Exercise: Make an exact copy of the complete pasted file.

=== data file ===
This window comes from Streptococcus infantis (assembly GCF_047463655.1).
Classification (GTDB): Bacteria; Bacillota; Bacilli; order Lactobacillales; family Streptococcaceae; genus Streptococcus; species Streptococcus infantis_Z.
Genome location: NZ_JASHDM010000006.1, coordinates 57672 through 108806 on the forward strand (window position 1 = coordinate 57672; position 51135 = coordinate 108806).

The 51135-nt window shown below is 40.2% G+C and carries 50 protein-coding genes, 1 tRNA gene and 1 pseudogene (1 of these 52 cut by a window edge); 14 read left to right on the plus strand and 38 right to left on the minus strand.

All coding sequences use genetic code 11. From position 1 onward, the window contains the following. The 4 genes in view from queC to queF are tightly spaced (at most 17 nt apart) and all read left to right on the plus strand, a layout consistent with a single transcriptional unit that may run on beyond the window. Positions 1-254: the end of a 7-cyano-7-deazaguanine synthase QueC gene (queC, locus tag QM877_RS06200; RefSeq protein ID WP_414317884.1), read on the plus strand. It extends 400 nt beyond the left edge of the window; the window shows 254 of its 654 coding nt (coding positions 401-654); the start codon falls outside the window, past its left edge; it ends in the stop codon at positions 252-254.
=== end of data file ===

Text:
This window comes from Streptococcus infantis (assembly GCF_047463655.1).
Classification (GTDB): Bacteria; Bacillota; Bacilli; order Lactobacillales; family Streptococcaceae; genus Streptococcus; species Streptococcus infantis_Z.
Genome location: NZ_JASHDM010000006.1, coordinates 57672 through 108806 on the forward strand (window position 1 = coordinate 57672; position 51135 = coordinate 108806).

The 51135-nt window shown below is 40.2% G+C and carries 50 protein-coding genes, 1 tRNA gene and 1 pseudogene (1 of these 52 cut by a window edge); 14 read left to right on the plus strand and 38 right to left on the minus strand.

All coding sequences use genetic code 11. From position 1 onward, the window contains the following. The 4 genes in view from queC to queF are tightly spaced (at most 17 nt apart) and all read left to right on the plus strand, a layout consistent with a single transcriptional unit that may run on beyond the window. Positions 1-254: the end of a 7-cyano-7-deazaguanine synthase QueC gene (queC, locus tag QM877_RS06200; RefSeq protein ID WP_414317884.1), read on the plus strand. It extends 400 nt beyond the left edge of the window; the window shows 254 of its 654 coding nt (coding positions 401-654); the start codon falls outside the window, past its left edge; it ends in the stop codon at positions 252-254.